Europe’s coronavirus deaths on Monday crossed the massive one-million mark as the World Health Organization recommended that the pandemic had arrived at a “critical point.”
The death toll across Europe’s 52 nations, united by AFP from official sources, added at least 1,000,288. That is more than Latin America and the Caribbean (832,577 deaths), the United States/Canada (585,428 deaths) and Asia (285,824 deaths).
“We are in a crucial point of the pandemic right now,” Maria Van Kerkhove, the WHO’s special lead on COVID-19, told journalists on Monday.
“The trajectory of this pandemic is growing. It is increasing exponentially. This is not the point we want to be in 16 months into a pandemic, when we have proven key areas,” she said.
Disparities from country to country
According to the data collected by AFP, six nations considered for nearly 60% of all coronavirus mortality in Europe:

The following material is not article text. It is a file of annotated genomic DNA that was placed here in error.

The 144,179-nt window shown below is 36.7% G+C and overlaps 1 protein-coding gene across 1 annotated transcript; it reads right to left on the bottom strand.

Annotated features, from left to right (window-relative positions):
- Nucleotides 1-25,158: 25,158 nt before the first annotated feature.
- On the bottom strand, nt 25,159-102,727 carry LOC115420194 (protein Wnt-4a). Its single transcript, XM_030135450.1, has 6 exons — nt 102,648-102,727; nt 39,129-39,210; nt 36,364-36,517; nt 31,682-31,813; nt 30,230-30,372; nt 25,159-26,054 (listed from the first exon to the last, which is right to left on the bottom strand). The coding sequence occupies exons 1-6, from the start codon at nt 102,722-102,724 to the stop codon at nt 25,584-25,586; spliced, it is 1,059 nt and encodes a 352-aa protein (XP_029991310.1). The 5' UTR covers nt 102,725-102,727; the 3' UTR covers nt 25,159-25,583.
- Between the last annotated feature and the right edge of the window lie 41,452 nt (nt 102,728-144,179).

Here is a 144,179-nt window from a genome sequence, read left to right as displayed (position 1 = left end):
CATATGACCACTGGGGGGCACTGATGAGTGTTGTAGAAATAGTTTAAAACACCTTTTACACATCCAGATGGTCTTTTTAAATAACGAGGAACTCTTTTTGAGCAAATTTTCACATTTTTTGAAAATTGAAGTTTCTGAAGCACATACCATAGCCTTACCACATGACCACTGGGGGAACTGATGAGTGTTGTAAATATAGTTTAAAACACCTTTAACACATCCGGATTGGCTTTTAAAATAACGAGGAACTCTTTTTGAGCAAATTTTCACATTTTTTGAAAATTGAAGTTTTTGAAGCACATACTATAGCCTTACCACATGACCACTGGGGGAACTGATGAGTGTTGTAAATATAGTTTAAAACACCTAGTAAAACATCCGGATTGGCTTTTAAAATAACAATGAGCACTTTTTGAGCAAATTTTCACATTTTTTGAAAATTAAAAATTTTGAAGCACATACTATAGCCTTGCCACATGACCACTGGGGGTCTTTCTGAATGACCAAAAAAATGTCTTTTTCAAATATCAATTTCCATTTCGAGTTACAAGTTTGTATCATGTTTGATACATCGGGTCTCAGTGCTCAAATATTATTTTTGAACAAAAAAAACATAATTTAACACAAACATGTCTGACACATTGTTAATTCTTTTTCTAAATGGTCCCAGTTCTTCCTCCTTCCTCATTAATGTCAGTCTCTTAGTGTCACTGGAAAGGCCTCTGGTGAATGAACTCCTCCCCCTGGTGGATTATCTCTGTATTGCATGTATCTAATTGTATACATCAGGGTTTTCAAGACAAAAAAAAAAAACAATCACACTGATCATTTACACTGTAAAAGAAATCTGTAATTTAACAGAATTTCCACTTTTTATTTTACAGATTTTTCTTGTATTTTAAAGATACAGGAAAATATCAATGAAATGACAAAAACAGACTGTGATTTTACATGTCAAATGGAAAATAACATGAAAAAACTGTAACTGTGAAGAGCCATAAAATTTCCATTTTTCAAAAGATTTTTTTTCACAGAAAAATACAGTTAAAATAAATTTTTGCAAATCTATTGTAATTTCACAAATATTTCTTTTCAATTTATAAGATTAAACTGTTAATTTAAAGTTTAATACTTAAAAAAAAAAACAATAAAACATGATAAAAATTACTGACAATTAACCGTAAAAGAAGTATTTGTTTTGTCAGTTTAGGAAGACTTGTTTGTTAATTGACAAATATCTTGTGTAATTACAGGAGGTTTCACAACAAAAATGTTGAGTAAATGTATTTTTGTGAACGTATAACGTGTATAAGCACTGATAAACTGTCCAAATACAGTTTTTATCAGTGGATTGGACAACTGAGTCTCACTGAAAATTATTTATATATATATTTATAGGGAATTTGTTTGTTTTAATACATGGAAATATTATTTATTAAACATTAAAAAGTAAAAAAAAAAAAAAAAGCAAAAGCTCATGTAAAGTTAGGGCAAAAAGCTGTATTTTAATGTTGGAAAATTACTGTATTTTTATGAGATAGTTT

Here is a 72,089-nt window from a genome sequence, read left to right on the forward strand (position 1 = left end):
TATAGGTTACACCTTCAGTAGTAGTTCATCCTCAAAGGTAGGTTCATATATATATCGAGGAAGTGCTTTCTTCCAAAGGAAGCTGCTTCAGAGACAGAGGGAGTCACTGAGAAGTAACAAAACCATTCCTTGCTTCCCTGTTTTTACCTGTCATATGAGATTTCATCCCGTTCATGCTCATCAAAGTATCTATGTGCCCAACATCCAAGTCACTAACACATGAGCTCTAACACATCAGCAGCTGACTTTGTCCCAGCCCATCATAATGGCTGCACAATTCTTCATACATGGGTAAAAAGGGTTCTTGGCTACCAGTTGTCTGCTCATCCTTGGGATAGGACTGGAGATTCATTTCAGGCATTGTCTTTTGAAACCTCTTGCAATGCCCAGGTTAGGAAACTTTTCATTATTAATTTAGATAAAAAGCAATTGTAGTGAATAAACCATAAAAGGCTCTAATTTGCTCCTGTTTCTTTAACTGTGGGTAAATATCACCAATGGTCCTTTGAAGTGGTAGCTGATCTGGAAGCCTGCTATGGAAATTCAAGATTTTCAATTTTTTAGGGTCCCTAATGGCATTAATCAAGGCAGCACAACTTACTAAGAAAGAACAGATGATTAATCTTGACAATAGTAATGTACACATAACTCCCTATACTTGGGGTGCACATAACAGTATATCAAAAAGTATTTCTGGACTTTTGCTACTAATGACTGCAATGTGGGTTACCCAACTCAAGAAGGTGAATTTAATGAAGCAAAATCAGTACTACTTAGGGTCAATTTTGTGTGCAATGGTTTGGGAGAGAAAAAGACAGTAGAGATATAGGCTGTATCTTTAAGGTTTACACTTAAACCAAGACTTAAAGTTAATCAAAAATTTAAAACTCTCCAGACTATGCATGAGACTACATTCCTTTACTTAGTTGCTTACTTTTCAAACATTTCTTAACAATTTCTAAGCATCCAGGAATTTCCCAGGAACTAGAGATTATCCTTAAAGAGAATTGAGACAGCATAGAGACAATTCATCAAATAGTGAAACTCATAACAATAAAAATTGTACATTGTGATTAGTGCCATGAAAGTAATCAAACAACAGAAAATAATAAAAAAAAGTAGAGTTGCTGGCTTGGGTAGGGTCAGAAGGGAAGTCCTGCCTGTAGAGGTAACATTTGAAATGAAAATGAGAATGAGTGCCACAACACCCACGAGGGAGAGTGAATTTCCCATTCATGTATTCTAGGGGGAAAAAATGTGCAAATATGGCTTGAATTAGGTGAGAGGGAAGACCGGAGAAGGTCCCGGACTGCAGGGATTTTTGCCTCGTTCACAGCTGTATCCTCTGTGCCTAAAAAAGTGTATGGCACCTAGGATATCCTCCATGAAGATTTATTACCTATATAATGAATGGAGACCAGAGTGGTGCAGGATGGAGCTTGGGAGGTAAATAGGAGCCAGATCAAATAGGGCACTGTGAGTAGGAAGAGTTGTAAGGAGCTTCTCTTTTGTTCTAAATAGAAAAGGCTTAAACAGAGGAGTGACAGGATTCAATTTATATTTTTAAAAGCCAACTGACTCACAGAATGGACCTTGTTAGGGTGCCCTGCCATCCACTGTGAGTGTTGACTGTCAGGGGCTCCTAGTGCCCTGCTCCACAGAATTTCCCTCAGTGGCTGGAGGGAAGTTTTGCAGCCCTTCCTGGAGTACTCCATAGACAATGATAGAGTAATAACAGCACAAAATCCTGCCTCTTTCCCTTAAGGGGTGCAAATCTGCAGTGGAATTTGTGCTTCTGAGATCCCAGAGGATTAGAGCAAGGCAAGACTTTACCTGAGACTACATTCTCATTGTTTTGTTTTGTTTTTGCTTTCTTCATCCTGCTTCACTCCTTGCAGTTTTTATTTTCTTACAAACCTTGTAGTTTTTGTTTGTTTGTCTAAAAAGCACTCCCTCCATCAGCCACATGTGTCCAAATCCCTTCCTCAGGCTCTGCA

- The United Kingdom 127,100 deaths;
- Italy with 114,612 deaths;
- Russia 103,263 deaths;
- France 99,163 deaths;
- Germany 78,452 deaths;
- Spain 76,525 deaths.
But even within this group of nations, there were important differences. The United Kingdom, after showing up to 8,700 deaths in one week at the end of January, has seen the disease decline clearly in recent weeks with just 238 deaths reported in the past seven days.
The country began to ease constraints on Monday after 60% of the adult population received a first dose of vaccine.
Other countries like Italy (3,200 deaths since last Tuesday), Russia (2,500) and France (2,200) were fighting with a deadly third wave.
According to AFP, the most affected countries in the world were in Europe regarding deaths relative to population. The Czech Republic ranked first with 261 deaths per 100,000 inhabitants, followed by Hungary (245) and Bosnia and Herzegovina (228).
While Europeans make up one-ninth of the world community, deaths recorded in Europe drew more than a third of the 2.94 million victims of the pandemic cut worldwide.